Did you know that Facebook and other social media may be paving the way to bring attention to postpartum depression and postpartum psychosis? We communicate on social networks daily; connect, express our feelings and seek support from others. Sadly, today a news story reported a young mother posted a cry for help on Facebook: she planned to take her 6 month old child’s life and then her own. Family alerted the police but they were not able to reach her in time and the outcome was devastating.
Postpartum Depression Misunderstood
Media reports of severe postpartum issues create shockwaves in the public. Thus shame becomes associated with postpartum depression. Many women who suffer during the postpartum period do not seek treatment for fear of being identified with those who take the lives of their children. Cases of infanticide coupled with suicide make the news headlines however; it is very rare for postpartum depression to develop into postpartum psychosis. Fortunately, postpartum psychosis can be treated successfully: early intervention and education is the key and saves lives. A new mom may not be able to ask for help. She may also not look typically depressed and may even appear that she has it all together and be someone you would never consider to be suffering.
The Role of Social Media
In the age of shared communication a woman may now reach out through Facebook, Twitter, blogging and email. She may reveal certain symptoms or signs of postpartum depression, which can be experienced up to a year after the babe is born. Knowing the signs of postpartum depression may prevent the unnecessary suffering of a new mother and allow those around her to identify the issue and advocate for help.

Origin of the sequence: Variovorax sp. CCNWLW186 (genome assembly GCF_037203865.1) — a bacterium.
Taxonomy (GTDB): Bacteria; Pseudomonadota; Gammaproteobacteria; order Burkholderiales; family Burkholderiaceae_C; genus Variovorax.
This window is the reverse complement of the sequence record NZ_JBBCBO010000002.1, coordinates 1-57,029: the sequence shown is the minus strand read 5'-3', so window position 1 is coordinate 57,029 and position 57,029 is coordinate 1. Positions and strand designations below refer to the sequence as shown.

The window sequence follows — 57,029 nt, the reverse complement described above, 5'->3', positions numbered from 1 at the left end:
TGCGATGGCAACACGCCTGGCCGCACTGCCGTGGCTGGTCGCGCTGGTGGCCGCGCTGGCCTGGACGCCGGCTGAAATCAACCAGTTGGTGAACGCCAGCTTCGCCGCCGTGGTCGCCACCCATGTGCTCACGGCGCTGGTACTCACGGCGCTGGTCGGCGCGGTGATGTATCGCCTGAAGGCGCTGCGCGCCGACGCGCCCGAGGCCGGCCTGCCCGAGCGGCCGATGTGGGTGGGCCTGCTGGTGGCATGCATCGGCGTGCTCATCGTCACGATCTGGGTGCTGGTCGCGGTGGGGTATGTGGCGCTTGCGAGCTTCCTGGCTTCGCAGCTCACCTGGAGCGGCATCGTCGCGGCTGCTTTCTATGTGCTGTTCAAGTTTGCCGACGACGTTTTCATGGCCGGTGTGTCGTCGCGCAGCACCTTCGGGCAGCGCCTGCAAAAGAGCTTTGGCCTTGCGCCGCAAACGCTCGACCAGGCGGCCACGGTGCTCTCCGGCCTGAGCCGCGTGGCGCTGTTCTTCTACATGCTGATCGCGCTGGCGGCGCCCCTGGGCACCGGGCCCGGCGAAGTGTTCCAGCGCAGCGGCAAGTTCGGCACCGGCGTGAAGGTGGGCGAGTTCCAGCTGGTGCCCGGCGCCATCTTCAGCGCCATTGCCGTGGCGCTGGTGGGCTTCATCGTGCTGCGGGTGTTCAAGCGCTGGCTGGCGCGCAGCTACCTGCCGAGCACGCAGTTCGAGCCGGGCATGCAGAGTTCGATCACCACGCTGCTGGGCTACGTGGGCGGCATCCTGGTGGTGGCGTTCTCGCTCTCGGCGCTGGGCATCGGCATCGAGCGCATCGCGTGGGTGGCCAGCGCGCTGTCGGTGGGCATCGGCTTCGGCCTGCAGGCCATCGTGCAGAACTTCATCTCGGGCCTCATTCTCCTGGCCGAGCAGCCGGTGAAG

10 things A Mother Might Post Online When She Needs Help….
1. Feels anxious or panicky.
2. She has physical problems such as chest pain, racing heart, shortness of breath, dizziness, numbness in hands or feet, tingling sensations, nausea or upset tummy.
3. She has upsetting thoughts that she can’t get out of her mind.
4. She feels as if she is going crazy.
5. She feels sad or depressed.
6. She has problems eating or sleeping.
7. Feeling like she should have never became a mother.
8. She is feeling more irritable or angry.
9. Feeling like she can’t cope with it all.
10. Worried she might hurt her baby or herself.
There is help and no woman has to suffer alone. Woman can recover and treatment outcomes are positive. Be an advocate for a mom and learn more about Postpartum Depression and educate those around you about the signs, symptoms, and myths.
Where Can I Get More Information?
Postpartum Support International http://www.postpartum.net/
If a mom is struggling with her emotions and needs immediate help call 911 or take her to the nearest emergency room. Also, let her know you are willing to walk with her through this by being supportive and not judgemental, help her find a counselor/therapist, and remind her she is not alone. By bringing awareness, education and support to the feelings of postpartum depression, it will enhance and potentially save the lives of many moms that are struggling, as well as, their baby’s.
*Information gathered from Postpartum Support International, 2011
This material is designed for information purposes only. It should not be used in place of medical advice, instruction and/or treatment..
About the Author: Marva Caldwell is devoted to women’s wellness. She recognizes the unique physical and emotional needs of women across their lifespan; from adolescents to menopause. Marva’s views each person as an individual and their experiences as unique. Her 15 + years as a therapist, educator and communicator provide a strong foundation of care. The basis of her practice is caring support, as she provides an opportunity to explore individual experiences and empower women to move forward in their lives.